THE 700 year old thatched tithe barn, which is home to Messums Wiltshire gallery and arts venue, is often described as a “rural cathedral” and that never seemed more appropriate than for this concert by the Monteverdi Apprentices, conducted by Sir John Eliot Gardiner.
The Monteverdi Apprentice Programme is an artist development scheme that offers “a bridge between university or conservatory and the professional world,” for some of the finest young singers.
Certainly, there were some thrilling voices among this group, augmented by members of the Monteverdi Choir, who were their mentors on the four-day residential workshop at Springhead, Fontmell Magna, which preceded the concert.
The programme was a showcase for the young singers, each item introduced by the conductor, who explained how they had been working on specific subjects such as language skills (the songs and choruses were in Latin, Italian, German, French, English – and broad West Country) and canons, illustrated by an exquisite piece by Haydn, Tod und Schlaf.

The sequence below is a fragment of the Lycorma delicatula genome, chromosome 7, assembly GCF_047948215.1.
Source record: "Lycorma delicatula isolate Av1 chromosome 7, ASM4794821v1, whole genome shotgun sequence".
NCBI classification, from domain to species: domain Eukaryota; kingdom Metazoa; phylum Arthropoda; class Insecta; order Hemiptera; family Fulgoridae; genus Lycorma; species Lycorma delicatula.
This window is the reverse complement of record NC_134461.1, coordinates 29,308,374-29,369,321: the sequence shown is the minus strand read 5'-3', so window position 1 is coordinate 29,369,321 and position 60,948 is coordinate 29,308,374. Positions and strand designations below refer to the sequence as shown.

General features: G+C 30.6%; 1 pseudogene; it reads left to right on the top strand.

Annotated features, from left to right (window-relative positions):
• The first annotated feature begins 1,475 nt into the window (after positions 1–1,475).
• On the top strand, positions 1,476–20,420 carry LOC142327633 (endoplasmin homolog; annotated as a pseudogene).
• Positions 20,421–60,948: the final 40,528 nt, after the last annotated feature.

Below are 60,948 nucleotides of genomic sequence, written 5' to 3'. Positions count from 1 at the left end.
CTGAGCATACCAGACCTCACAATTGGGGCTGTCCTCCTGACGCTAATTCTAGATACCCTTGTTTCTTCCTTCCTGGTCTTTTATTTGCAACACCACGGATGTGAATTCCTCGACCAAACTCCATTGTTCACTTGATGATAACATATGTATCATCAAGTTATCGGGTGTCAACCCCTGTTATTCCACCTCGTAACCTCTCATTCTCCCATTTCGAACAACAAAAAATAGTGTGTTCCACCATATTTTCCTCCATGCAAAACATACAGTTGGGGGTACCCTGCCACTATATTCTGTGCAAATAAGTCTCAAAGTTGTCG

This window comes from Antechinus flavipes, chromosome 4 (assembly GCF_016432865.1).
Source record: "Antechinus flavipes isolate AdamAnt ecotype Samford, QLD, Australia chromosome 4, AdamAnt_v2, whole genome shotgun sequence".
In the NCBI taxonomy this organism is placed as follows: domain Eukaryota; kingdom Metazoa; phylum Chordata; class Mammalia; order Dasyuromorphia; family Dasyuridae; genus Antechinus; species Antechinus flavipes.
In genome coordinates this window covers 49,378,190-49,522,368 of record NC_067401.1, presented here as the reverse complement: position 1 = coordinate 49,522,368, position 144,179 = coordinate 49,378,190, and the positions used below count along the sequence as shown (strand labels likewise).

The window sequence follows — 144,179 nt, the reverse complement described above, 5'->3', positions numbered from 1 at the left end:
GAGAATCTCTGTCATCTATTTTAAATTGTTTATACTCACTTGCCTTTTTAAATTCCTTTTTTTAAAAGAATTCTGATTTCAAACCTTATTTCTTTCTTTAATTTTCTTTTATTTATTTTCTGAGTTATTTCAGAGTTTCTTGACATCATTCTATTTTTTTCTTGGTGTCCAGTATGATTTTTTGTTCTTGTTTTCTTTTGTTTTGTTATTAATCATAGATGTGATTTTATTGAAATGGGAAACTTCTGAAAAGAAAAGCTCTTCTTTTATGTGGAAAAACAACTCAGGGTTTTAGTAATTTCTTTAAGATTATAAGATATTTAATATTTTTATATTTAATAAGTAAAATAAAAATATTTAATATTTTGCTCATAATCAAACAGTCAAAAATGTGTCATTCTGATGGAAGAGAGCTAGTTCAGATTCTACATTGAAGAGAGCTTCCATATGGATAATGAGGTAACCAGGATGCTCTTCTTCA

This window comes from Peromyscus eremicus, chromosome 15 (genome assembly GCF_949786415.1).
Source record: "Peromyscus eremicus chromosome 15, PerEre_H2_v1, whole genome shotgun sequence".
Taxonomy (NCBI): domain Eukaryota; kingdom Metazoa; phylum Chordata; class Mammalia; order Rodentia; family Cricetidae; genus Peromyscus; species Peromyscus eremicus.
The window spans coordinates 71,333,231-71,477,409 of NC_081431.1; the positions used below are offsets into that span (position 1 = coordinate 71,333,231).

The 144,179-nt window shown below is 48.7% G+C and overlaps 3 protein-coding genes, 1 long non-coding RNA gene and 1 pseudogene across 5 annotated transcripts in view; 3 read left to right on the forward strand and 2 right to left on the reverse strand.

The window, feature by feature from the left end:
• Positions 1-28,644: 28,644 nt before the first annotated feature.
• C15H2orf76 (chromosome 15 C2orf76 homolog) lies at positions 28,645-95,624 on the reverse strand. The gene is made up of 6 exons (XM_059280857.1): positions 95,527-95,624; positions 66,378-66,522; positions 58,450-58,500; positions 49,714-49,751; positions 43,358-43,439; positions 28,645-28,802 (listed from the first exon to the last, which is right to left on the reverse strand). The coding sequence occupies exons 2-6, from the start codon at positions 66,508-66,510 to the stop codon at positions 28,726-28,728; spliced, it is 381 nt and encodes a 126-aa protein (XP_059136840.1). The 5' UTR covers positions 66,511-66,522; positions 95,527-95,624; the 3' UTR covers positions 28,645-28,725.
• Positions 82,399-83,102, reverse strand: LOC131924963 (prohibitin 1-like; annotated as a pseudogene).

The music also included madrigals by Monteverdi and Faure, Schutz’s Ich beschwore euch, the almost meditative Calme des Nuits by Saint-Saens, and the exciting Terror chorus from Handel’s Semele (which Gardiner and his orchestra and choir will perform as the opening event of the restored Alexandra Palace Theatre in May).
The weather outside the cathedral vastness of the tithe barn was doing its worst –hail, winds and rain – but the serenity of the music took the audience to an almost heavenly plateau. It was an enthralling evening, delighting the arts centre director Johnathan Messum who was thrilled by the event and the response of the sold-out audience.